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Woodbridge senior football player Kenny Diaz fatally stabbed in park

Woodbridge Vikings Head Football Coach Karibi Dede talks about the first day back at practice after the stabbing death of senior Kenneth Diaz, a member of the football team. (Brad Horn/The Washington Post)

A Woodbridge High School football player was fatally stabbed Saturday afternoon at a Prince William County park, an incident that has left his friends and teammates struggling for answers and mourning the death of the 18-year-old linebacker.

Police said Sunday that they are investigating the death of Kenny Joseph Diaz, who was found with a stab wound to the stomach in Marumsco Acre Lake Park in Woodbridge. Officers responded to a call about a stabbing victim in the park, east of Interstate 95 near the Occoquan Bay, at 3:15 p.m., police said, and Diaz was taken to a hospital, where he later died.

In a news release, police said the stabbing “does not appear to be random,” indicating that Diaz might have known his attacker or attackers. Prince William County police asked for the public’s help in providing information about the attack, the fourth homicide this year in the large suburban county.

Diaz’s death shook the Woodbridge High School community over the weekend.

“I can’t believe our school here at Woodbridge has lost a young man in such a way,” said Diaz’s football coach, Karibi Dede. He said Diaz’s family “is our family. We have to make sure we are mindful and prayerful and that we help them in any way we can.”

Just a day before the stabbing, the Woodbridge football team had basked in the glow of celebrity and victory. Scouts and media representatives attended its Friday night game against Stonewall Jackson High School, largely because Woodbridge has one of the nation’s top-ranked high school prospects, Da’Shawn Hand, who is deciding between three elite college football programs for next year. Woodbridge won, 42-34.

Then, less than 24 hours later, the unthinkable happened, Dede said.

“It was a great day, it was a very happy day, and today is a very sad day — a very contrasting mood,” Dede said of losing one of the members of the team’s 65-student varsity roster. “I think this will be very, very hard for them, I think it will be hard for our school.”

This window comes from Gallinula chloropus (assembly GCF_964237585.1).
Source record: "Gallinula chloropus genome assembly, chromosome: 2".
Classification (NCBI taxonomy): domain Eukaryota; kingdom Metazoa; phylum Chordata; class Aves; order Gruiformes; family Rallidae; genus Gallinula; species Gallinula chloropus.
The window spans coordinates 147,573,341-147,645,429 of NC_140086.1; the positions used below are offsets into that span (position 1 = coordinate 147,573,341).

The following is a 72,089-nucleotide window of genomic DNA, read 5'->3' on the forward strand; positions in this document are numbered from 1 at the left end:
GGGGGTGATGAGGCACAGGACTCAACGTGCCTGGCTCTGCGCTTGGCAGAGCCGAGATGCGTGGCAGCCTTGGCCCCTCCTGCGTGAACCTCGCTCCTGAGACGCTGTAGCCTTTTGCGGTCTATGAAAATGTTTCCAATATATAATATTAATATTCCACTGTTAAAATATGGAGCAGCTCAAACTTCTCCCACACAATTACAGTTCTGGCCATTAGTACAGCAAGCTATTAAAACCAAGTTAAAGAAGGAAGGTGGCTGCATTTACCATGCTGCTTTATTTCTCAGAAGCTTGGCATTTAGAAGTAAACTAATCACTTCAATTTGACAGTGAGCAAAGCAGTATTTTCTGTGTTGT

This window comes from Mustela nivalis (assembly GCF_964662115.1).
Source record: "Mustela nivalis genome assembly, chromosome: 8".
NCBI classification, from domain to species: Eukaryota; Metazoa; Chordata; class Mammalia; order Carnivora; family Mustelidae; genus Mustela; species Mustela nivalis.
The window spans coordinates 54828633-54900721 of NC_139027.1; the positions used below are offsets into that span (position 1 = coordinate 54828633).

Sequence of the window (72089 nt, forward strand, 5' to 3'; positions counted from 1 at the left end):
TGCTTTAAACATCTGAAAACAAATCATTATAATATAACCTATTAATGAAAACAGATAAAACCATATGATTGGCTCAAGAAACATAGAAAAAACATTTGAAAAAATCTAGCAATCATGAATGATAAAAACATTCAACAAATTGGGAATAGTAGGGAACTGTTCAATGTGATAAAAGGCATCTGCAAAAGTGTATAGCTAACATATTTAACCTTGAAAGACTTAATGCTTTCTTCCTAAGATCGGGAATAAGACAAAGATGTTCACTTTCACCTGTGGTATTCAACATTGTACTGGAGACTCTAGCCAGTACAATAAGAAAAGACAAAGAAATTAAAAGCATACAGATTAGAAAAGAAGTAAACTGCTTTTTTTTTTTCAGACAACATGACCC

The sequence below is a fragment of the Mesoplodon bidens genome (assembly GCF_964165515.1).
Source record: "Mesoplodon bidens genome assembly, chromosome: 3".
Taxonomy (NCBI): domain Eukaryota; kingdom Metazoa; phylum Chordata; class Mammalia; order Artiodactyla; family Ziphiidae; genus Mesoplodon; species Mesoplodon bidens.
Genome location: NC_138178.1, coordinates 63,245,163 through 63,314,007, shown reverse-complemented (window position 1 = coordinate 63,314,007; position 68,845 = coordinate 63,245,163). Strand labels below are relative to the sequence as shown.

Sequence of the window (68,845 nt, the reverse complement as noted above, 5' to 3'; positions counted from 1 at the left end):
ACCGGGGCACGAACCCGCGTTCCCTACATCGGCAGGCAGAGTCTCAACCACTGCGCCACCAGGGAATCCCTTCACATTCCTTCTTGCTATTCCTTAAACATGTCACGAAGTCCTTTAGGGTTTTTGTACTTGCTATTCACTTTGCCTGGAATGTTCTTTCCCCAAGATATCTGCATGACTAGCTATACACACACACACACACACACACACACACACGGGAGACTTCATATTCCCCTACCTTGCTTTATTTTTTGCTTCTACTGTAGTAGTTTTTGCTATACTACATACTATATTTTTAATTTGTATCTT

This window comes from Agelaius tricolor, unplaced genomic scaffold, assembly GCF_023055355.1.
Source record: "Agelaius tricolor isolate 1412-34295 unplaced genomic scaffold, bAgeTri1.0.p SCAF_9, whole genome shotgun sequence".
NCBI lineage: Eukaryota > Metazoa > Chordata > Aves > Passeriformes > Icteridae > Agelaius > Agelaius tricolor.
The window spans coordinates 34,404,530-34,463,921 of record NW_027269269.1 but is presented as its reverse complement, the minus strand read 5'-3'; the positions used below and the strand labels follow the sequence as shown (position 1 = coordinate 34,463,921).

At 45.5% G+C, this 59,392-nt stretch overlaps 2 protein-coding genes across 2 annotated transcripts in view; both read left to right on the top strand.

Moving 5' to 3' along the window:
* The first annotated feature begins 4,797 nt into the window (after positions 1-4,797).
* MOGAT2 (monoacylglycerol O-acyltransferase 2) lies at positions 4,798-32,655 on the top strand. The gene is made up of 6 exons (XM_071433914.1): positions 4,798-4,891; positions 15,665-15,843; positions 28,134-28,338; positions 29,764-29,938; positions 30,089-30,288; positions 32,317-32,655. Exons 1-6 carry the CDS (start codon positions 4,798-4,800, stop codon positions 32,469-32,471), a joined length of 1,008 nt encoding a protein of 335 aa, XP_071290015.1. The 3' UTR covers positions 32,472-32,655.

Dede said it made him think of the cautions he shares with his players. “The one thing I always tell kids is: ‘Real life is a lot tougher than football,’ ” he said.

Diaz was one of team’s reserve players. He wore the No. 43 jersey and was smaller than many of his teammates, listed at 5-8 and 191 pounds on the Woodbridge Vikings’ roster.

“He was very well-mannered, a very coachable, likable kid,” Dede said. “He was not the biggest kid, but he always gave great effort and he always supported his teammates.”

Efforts to reach Diaz’s family were unsuccessful Sunday.

Word had started to circulate among players late Saturday, and by Sunday morning, Dede said he got a call from Hand.

“Coach, is it true?” Dede recalls the top recruit asking.

Other players soon were calling and texting, and Dede said that as a group “they are pretty shaken up, pretty upset about it. Obviously, there are no easy words or answers for them at this point.”

Hand declined to comment Sunday.

“Tomorrow is going to be a tough day,” Carlos Castro, an engineering teacher at Woodbridge, said Sunday. In his seven years at the school, he recalled that one student died in a car accident and another of a medical condition. Nothing like this. “I don’t know how the school is going to react.”

Melissa Leassear, a 16-year-old junior, said Diaz was quiet, friendly and doted on his younger sister. She also said he was very religious.

“Whenever someone swore to God, he’d always say, ‘Don’t take God’s name in vain,’ ” she said.

Leassear and fellow students shared the news Sunday on Twitter, trying to make sense of it.

Leassear said she started an online movement to get students to wear red to school Monday in Diaz’s honor. It was his favorite color.

She said he talked about college on Twitter. “He once wrote, ‘You don’t have anything if you don’t have dreams,’ ” she said. “So I know he had big plans.”

Diaz’s teammates are expected to gather Monday to support one another.

“It’s going to be a tough period for everyone,” Dede said.

Dede said he knows a lot of players think two-a-day practices are hard.

But, he said, it pales in comparison to what people go through in life: “You see there are so many things harder than having to run sprints or do tackles.”

Michael Alison Chandler contributed to this report.

Donna St. George writes about education, with an emphasis on Montgomery County schools.
Brigid Schulte writes about Good-Life: work-life issues, time, productivity, gender and income inequality. She is the author of the bestselling Overwhelmed: Work, Love and Play when No One has Time.



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